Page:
It seems that there is no conflict with the two ideas. Refer to Avot D'Rav Natan Ch. 1 Mishnah 4 which describes the advice that Balak gave Bil'am.

In brief, just before Bil'am leaves Balak, he advises Balak that the way to defeat B'nai Yisra'el is to provide tents with food and beautiful royal women. This way God will be angry with B'nai Yisra'el. Balak fulfilled that action.

God requested that the war be against Midyan, because Bil'am who was from Midyan was the instigator - he gave Mo'av the advice. Chances are, that Balak would not have done any damage had Bil'am not advised him this way. (After all, he initially called Bil'am because in a sense, he was afraid that he couldn't defeat Israel by just attacking them, as he saw how they defeated Sichon and Og. He thought that Bil'am cursing would at the least weaken them enough so that he could eventually defeat them.)

I should add that when you read the passage from Avot D'Rav Natan, it quotes from Bamidbar 31:15-16. When Moshe talks about "these women", it would appear that he means women from Midyan. In actuality, he is referring to woman from Mo'av who were held captive, as he uses the term "THESE women", implying that he knew exactly who those specific women were. (Translation from Rashi D.H. "Hen Hena" and also bracketed commentary in English translation Of "Avos D'Rebbi Natan by Avraham Ya'akov Finkel.)

  • @Matt - OMG! I think Bil'am got to me :-O I edited the names, and I meant to say Rashi vs. Sifsei Chachamim. That was edited in my answer, too.
    – DanF
    Commented Jul 11, 2014 at 16:45
  • @Matt - By stating "It seems there is no conflict", I meant to say that the war was essentially against both Mo'av and Midyan. While the commandment was to fight Midyan as a nation, we see at the end, that all the Mo'abite women were killed as well. That 2nd part is not obvious until you read something like Rashi and Avot Rav Natan (among, probably others). But they are explaining Moshe's wording of "THESE ARE" (the same women that caused the problem, meaning Moabite women.) I infer that they were involved in the war B'nai Yisra'el waged against Midyan. They may have lived among them, IMO.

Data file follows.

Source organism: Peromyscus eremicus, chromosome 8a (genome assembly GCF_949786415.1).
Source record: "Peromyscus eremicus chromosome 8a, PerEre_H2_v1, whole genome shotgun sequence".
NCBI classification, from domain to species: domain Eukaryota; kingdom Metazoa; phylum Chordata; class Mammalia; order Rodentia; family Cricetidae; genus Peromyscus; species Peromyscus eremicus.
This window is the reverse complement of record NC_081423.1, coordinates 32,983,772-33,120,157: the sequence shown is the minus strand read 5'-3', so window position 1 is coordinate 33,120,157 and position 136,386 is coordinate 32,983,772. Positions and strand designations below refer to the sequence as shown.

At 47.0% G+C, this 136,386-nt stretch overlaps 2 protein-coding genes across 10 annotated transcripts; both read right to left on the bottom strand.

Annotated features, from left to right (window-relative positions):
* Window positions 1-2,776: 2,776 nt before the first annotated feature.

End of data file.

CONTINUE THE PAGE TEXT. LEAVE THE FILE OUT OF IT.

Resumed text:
– DanF
    Commented Jul 11, 2014 at 17:02
  • but then the actual answer to the question - the the Moavite women lived among the Midianites - is merely your conjecture. I didn't read your answer closely, I apologize: the Avos dRebi Noson and Rashi do write that they could recognize which women seduced which man. But that just strengthens the question - then these women should be of Moav, not Midian! The Torah specifically says that it was Midianite women who were captured (31:9) Commented Jul 11, 2014 at 17:20
  • @Matt - You raised a good point! Possible resolution as explained, somewhat, by Rashi in Bamidbar 31:17 explaining the term "every woman who knew a man". Rashi explains that it means every woman who has the ABILITY to "know" a man whether she actually did or not. This was to prevent any further problems, as the Midianites had been influenced by the Moabites. So, you could say that 31:9 says that the men captured Midianite women, not realizing that among them were the same Moabite women who caused the initial problem. It was Moshe who recognized them. That's why he was angry.
    – DanF
    Commented Jul 11, 2014 at 18:41
  • now that is an interesting explanation. But almost definitely not pshat in Rashi; besides for the fact that he uses the plural (they recognized), Rashi's point is that Moshe was angry because keeping these women alive were a form of public humiliation for the Jewish people Commented Jul 11, 2014 at 18:48